EWC: Yamaha’s Suzuka defence ‘won’t be as easy’

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Reigning Suzuka 8 Hour champion Alex Lowes says that defending their crown at this year’s prestigious endurance race won’t be as easy as it has been in recent years, thanks to the all-star line-up of factory teams out to knock him and teammates Michael van der Mark and Katsuyuki Nakasuga off the top spot.

The Brit, who announced this week that he and his Dutch teammate will be remaining with the Crescent Yamaha World Superbike effort for at least another year, has now won the race on the last two outings. He and van der Mark in turn took over the all-conquering R1 from fellow Brit Bradley Smith and his Tech 3 Yamaha teammate Pol Espargaro, meaning the squad go into this weekend’s race looking to make it four in a row at Honda’s home track.

But while they’ve had it all their own way in recent years, Lowes told MCN ahead of flying to Japan that it won’t be that easy this year, thanks in part to the strength of the Kawasaki team headed by three-time World Superbike champion Jonathan Rea.

“It’s funny what the Kawasaki guys have been saying about going into the race as underdogs, because they’ve got a very strong team this year. Maybe they’re taking the pressure off themselves a bit, but this year’s race is definitely going to be a lot closer than it has been in the last few years, which is good for the fans but not so much for us!

“It’s been a bit boring in the past few years once the first few laps have been done, but it won’t be like that this year. We’ve been working hard during the night practices to make sure that we’ve got a little bit extra just in case the race is close at the end. We’ve been working hard though, and I think we’ll still start the race as the favourites.”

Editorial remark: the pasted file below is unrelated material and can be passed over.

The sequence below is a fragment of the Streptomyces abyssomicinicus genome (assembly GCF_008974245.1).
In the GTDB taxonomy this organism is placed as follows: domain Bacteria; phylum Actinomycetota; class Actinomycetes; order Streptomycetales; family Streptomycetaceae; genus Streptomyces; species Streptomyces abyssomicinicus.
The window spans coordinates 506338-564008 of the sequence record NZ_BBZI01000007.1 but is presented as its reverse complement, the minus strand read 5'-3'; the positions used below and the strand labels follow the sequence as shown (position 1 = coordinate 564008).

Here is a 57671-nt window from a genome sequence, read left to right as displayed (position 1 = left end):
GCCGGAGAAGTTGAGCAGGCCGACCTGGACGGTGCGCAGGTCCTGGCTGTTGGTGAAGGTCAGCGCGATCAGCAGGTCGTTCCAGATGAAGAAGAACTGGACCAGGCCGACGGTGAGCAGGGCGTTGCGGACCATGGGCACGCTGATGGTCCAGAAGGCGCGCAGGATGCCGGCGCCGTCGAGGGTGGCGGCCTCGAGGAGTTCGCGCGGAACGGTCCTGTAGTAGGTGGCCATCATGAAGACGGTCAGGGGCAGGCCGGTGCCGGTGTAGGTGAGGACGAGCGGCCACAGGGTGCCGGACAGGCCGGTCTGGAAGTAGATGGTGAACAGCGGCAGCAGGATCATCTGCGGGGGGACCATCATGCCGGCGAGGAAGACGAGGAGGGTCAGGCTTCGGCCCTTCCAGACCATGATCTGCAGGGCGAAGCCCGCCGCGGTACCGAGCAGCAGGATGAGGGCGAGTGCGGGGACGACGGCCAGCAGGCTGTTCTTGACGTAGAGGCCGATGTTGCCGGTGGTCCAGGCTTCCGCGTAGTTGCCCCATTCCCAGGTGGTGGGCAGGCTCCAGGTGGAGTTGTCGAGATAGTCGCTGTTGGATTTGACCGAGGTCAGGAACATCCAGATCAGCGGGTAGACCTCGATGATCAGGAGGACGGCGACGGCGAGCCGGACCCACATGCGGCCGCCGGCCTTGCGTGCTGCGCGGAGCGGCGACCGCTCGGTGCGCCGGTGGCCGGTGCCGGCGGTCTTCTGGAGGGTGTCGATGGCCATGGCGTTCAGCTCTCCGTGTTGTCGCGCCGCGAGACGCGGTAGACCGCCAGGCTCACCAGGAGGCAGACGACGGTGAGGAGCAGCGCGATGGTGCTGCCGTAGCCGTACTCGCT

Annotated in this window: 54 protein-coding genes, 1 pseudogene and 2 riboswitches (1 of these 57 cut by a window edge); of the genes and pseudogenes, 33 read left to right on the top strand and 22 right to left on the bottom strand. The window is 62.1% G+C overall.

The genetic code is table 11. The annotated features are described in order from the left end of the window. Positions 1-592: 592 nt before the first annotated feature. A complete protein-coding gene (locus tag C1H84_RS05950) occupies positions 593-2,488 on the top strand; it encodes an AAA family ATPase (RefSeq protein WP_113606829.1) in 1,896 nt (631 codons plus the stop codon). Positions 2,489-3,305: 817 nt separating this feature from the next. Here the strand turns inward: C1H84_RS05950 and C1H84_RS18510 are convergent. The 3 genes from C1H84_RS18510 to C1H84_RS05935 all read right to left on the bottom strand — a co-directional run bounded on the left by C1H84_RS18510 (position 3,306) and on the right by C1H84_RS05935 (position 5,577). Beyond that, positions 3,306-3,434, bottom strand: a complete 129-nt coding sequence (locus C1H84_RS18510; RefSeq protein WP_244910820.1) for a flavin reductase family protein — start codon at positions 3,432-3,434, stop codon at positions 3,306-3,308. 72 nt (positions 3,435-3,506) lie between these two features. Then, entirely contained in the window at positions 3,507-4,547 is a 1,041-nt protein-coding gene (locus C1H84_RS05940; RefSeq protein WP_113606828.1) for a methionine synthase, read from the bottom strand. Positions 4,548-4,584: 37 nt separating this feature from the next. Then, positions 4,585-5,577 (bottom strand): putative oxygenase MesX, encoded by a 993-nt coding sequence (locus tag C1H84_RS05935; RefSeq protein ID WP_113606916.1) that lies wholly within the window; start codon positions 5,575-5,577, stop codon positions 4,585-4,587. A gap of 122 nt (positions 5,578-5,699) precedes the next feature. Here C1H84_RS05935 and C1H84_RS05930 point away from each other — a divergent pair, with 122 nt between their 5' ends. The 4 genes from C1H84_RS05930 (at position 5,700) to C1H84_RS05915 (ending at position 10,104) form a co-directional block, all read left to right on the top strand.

And while the R1 has proven to be an unbeatable package in recent years thanks in large part to its MotoGP-derived electronics, Lowes says that even there they need some work thanks to some rule changes.

“There’s been a few changes to the bike since last year, especially with moving from 16.5-inch Bridgestones to 17 inch ones, and that’s obviously changed the bike set-up quite a bit. We still need some time to work on that, but we got plenty of dry laps done during testing so we’ve made a good start.

“The biggest challenge of this year’s race might be the heat though, as it looks like it’s going to be quite a bit hotter than it has been in the last few years. Last year’s race was quite cool for Japan in the summer, but it looks like that’s going to change this year.

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Simon Patterson

By Simon Patterson

MotoGP and road racing reporter, photographer, videographer